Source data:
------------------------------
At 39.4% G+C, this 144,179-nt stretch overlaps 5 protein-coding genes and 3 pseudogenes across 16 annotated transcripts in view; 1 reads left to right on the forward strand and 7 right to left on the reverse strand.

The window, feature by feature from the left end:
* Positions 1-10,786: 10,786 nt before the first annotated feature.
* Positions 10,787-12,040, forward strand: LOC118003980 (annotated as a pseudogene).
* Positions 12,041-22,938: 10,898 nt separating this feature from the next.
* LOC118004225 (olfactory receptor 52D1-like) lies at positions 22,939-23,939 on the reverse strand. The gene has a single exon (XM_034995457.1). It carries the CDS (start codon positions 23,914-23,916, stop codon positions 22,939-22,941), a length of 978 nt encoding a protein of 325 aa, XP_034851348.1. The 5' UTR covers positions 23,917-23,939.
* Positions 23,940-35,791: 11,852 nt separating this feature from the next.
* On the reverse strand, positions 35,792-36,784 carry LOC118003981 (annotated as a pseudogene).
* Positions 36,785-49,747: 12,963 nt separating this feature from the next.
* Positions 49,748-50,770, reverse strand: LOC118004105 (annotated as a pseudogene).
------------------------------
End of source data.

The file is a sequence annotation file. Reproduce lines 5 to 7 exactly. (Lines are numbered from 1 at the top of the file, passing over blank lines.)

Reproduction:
* Positions 12,041-22,938: 10,898 nt separating this feature from the next.
* LOC118004225 (olfactory receptor 52D1-like) lies at positions 22,939-23,939 on the reverse strand. The gene has a single exon (XM_034995457.1). It carries the CDS (start codon positions 23,914-23,916, stop codon positions 22,939-22,941), a length of 978 nt encoding a protein of 325 aa, XP_034851348.1. The 5' UTR covers positions 23,917-23,939.
* Positions 23,940-35,791: 11,852 nt separating this feature from the next.